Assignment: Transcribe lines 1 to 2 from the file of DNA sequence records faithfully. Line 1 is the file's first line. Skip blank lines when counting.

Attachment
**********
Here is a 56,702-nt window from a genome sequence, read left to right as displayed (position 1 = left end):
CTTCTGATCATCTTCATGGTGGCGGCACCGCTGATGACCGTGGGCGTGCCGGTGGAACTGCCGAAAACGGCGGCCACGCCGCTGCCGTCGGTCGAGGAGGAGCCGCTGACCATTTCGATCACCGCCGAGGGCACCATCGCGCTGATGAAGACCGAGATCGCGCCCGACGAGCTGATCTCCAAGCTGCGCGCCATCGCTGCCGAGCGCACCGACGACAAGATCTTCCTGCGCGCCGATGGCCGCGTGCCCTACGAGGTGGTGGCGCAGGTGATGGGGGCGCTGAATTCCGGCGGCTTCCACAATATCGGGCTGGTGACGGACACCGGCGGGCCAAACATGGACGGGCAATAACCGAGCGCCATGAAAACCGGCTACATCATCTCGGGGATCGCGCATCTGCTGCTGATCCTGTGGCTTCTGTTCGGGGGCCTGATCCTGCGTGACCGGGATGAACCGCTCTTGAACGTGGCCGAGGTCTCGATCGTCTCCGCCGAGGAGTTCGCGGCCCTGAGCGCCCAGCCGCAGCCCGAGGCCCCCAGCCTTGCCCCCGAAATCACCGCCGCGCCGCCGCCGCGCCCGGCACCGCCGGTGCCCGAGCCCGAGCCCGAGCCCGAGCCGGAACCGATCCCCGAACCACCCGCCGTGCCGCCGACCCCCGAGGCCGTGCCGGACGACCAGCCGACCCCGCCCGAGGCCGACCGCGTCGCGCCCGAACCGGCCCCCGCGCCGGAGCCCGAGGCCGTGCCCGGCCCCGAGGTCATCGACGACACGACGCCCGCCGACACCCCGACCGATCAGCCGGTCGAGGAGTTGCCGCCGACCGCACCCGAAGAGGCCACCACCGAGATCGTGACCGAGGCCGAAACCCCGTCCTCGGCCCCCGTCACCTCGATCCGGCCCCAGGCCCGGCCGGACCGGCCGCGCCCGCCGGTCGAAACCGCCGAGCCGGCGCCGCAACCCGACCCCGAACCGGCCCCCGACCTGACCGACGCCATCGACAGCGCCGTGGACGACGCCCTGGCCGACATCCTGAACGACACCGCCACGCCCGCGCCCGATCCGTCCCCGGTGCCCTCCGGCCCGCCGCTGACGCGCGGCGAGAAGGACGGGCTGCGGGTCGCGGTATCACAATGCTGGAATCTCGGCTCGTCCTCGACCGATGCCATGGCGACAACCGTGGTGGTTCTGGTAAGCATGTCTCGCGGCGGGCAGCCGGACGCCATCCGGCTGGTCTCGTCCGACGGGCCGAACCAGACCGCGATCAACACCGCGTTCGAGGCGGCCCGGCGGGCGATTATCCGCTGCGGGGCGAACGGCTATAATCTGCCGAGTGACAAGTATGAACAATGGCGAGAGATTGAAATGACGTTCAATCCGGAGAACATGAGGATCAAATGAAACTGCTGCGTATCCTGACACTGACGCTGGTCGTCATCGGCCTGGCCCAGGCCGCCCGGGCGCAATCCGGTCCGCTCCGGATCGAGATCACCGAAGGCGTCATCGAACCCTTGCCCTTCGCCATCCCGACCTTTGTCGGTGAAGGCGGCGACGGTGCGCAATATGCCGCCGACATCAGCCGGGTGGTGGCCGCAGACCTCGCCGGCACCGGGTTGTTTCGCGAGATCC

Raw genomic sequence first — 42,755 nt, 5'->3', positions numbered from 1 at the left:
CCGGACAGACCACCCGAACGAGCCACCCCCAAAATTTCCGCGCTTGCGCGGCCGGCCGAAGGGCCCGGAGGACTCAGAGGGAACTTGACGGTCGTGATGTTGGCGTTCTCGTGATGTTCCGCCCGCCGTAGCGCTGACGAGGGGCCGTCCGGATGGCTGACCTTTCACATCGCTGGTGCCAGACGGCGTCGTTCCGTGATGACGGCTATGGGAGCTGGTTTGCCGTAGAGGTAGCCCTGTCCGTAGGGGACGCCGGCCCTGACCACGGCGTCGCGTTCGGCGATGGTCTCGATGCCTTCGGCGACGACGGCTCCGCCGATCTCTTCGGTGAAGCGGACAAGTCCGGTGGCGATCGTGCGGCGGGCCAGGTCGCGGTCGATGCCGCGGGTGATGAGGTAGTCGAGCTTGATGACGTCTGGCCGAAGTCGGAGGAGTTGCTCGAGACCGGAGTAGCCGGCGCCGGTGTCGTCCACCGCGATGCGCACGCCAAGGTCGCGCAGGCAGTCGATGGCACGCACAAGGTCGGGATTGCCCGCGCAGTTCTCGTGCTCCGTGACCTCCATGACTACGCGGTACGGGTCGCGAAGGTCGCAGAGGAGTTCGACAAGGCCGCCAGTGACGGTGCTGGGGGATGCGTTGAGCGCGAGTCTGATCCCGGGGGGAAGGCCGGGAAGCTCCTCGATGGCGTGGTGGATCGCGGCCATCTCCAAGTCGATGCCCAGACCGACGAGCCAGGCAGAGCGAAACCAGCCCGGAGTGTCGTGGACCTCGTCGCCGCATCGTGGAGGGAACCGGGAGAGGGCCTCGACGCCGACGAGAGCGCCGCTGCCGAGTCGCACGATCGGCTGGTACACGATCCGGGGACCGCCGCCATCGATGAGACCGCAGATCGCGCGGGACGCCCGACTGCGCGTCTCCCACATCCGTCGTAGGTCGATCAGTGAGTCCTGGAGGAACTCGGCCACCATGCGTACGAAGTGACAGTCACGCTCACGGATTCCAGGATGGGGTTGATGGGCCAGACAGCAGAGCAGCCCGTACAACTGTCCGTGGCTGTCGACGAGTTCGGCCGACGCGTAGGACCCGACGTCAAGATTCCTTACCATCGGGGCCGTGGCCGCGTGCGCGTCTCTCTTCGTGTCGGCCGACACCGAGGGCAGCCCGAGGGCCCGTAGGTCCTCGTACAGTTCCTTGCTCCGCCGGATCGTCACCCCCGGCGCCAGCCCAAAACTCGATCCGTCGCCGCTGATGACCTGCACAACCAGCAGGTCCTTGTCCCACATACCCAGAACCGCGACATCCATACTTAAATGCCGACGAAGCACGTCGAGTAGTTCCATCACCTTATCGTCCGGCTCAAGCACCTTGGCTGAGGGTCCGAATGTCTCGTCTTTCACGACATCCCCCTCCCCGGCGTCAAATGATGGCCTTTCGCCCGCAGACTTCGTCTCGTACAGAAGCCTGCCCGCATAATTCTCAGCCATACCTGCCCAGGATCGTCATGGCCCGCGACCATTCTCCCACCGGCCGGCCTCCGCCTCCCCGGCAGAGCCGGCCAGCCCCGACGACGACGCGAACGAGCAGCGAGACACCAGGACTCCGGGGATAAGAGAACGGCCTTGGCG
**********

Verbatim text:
Here is a 56,702-nt window from a genome sequence, read left to right as displayed (position 1 = left end):
CTTCTGATCATCTTCATGGTGGCGGCACCGCTGATGACCGTGGGCGTGCCGGTGGAACTGCCGAAAACGGCGGCCACGCCGCTGCCGTCGGTCGAGGAGGAGCCGCTGACCATTTCGATCACCGCCGAGGGCACCATCGCGCTGATGAAGACCGAGATCGCGCCCGACGAGCTGATCTCCAAGCTGCGCGCCATCGCTGCCGAGCGCACCGACGACAAGATCTTCCTGCGCGCCGATGGCCGCGTGCCCTACGAGGTGGTGGCGCAGGTGATGGGGGCGCTGAATTCCGGCGGCTTCCACAATATCGGGCTGGTGACGGACACCGGCGGGCCAAACATGGACGGGCAATAACCGAGCGCCATGAAAACCGGCTACATCATCTCGGGGATCGCGCATCTGCTGCTGATCCTGTGGCTTCTGTTCGGGGGCCTGATCCTGCGTGACCGGGATGAACCGCTCTTGAACGTGGCCGAGGTCTCGATCGTCTCCGCCGAGGAGTTCGCGGCCCTGAGCGCCCAGCCGCAGCCCGAGGCCCCCAGCCTTGCCCCCGAAATCACCGCCGCGCCGCCGCCGCGCCCGGCACCGCCGGTGCCCGAGCCCGAGCCCGAGCCCGAGCCGGAACCGATCCCCGAACCACCCGCCGTGCCGCCGACCCCCGAGGCCGTGCCGGACGACCAGCCGACCCCGCCCGAGGCCGACCGCGTCGCGCCCGAACCGGCCCCCGCGCCGGAGCCCGAGGCCGTGCCCGGCCCCGAGGTCATCGACGACACGACGCCCGCCGACACCCCGACCGATCAGCCGGTCGAGGAGTTGCCGCCGACCGCACCCGAAGAGGCCACCACCGAGATCGTGACCGAGGCCGAAACCCCGTCCTCGGCCCCCGTCACCTCGATCCGGCCCCAGGCCCGGCCGGACCGGCCGCGCCCGCCGGTCGAAACCGCCGAGCCGGCGCCGCAACCCGACCCCGAACCGGCCCCCGACCTGACCGACGCCATCGACAGCGCCGTGGACGACGCCCTGGCCGACATCCTGAACGACACCGCCACGCCCGCGCCCGATCCGTCCCCGGTGCCCTCCGGCCCGCCGCTGACGCGCGGCGAGAAGGACGGGCTGCGGGTCGCGGTATCACAATGCTGGAATCTCGGCTCGTCCTCGACCGATGCCATGGCGACAACCGTGGTGGTTCTGGTAAGCATGTCTCGCGGCGGGCAGCCGGACGCCATCCGGCTGGTCTCGTCCGACGGGCCGAACCAGACCGCGATCAACACCGCGTTCGAGGCGGCCCGGCGGGCGATTATCCGCTGCGGGGCGAACGGCTATAATCTGCCGAGTGACAAGTATGAACAATGGCGAGAGATTGAAATGACGTTCAATCCGGAGAACATGAGGATCAAATGAAACTGCTGCGTATCCTGACACTGACGCTGGTCGTCATCGGCCTGGCCCAGGCCGCCCGGGCGCAATCCGGTCCGCTCCGGATCGAGATCACCGAAGGCGTCATCGAACCCTTGCCCTTCGCCATCCCGACCTTTGTCGGTGAAGGCGGCGACGGTGCGCAATATGCCGCCGACATCAGCCGGGTGGTGGCCGCAGACCTCGCCGGCACCGGGTTGTTTCGCGAGATCC